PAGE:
NEW YORK – While the risk of a disorderly crisis in the eurozone is well recognized, a more sanguine view of the United States has prevailed. For the last three years, the consensus has been that the US economy was on the verge of a robust and self-sustaining recovery that would restore above-potential growth. That turned out to be wrong, as a painful process of balance-sheet deleveraging – reflecting excessive private-sector debt, and then its carryover to the public sector – implies that the recovery will remain, at best, below-trend for many years to come.
Even this year, the consensus got it wrong, expecting a recovery to above-trend annual GDP growth – faster than 3%. But the first-half growth rate looks set to come in closer to 1.5% at best, even below 2011’s dismal 1.7%. And now, after getting the first half of 2012 wrong, many are repeating the fairy tale that a combination of lower oil prices, rising auto sales, recovering house prices, and a resurgence of US manufacturing will boost growth in the second half of the year and fuel above-potential growth by 2013.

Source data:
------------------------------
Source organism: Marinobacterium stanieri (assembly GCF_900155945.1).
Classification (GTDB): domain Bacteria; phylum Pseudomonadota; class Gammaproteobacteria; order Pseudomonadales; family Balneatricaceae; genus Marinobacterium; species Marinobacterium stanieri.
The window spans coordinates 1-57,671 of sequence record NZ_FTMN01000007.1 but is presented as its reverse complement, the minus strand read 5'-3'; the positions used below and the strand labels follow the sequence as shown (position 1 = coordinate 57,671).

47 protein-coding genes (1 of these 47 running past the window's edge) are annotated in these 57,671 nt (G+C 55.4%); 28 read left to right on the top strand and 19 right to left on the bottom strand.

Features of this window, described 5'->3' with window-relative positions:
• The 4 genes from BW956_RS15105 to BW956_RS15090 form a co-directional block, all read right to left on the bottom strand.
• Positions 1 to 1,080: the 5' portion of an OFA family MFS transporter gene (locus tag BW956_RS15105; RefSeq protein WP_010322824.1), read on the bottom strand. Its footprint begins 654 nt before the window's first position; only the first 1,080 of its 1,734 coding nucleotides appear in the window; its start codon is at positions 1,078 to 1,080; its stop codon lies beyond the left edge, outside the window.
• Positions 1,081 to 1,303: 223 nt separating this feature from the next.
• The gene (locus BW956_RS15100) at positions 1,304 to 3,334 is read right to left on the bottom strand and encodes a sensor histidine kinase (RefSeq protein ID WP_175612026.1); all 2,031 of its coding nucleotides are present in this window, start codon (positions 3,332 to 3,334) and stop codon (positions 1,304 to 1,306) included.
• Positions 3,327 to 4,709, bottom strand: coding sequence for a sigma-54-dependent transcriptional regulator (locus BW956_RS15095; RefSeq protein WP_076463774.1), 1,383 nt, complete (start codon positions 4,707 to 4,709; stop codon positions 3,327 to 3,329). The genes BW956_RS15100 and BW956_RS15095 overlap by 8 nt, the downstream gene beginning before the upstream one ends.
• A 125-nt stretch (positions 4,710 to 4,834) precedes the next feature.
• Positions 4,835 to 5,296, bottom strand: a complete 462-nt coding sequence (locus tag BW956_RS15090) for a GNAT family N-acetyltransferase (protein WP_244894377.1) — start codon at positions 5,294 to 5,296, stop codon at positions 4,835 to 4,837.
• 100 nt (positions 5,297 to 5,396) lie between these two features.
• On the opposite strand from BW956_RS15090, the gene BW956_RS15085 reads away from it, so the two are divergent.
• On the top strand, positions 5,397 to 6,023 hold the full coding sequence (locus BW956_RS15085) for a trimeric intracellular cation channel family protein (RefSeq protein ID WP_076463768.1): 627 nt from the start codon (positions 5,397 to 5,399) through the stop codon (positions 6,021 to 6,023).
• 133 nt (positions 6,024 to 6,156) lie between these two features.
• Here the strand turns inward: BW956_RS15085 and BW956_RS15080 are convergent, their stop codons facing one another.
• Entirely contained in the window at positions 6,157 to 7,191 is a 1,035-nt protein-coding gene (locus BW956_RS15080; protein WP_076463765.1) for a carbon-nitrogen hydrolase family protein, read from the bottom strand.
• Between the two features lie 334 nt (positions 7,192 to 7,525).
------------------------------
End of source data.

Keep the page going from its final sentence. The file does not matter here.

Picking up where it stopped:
The reality is the opposite: for several reasons, growth will slow further in the second half of 2012 and be even lower in 2013 – close to stall speed. First, growth in the second quarter has decelerated from a mediocre 1.8% in January-March, as job creation – averaging 70,000 a month – fell sharply.
Second, expectations of the “fiscal cliff” – automatic tax increases and spending cuts set for the end of this year – will keep spending and growth lower through the second half of 2012. So will uncertainty about who will be President in 2013; about tax rates and spending levels; about the threat of another government shutdown over the debt ceiling; and about the risk of another sovereign rating downgrade should political gridlock continue to block a plan for medium-term fiscal consolidation. In such conditions, most firms and consumers will be cautious about spending – an option value of waiting – thus further weakening the economy.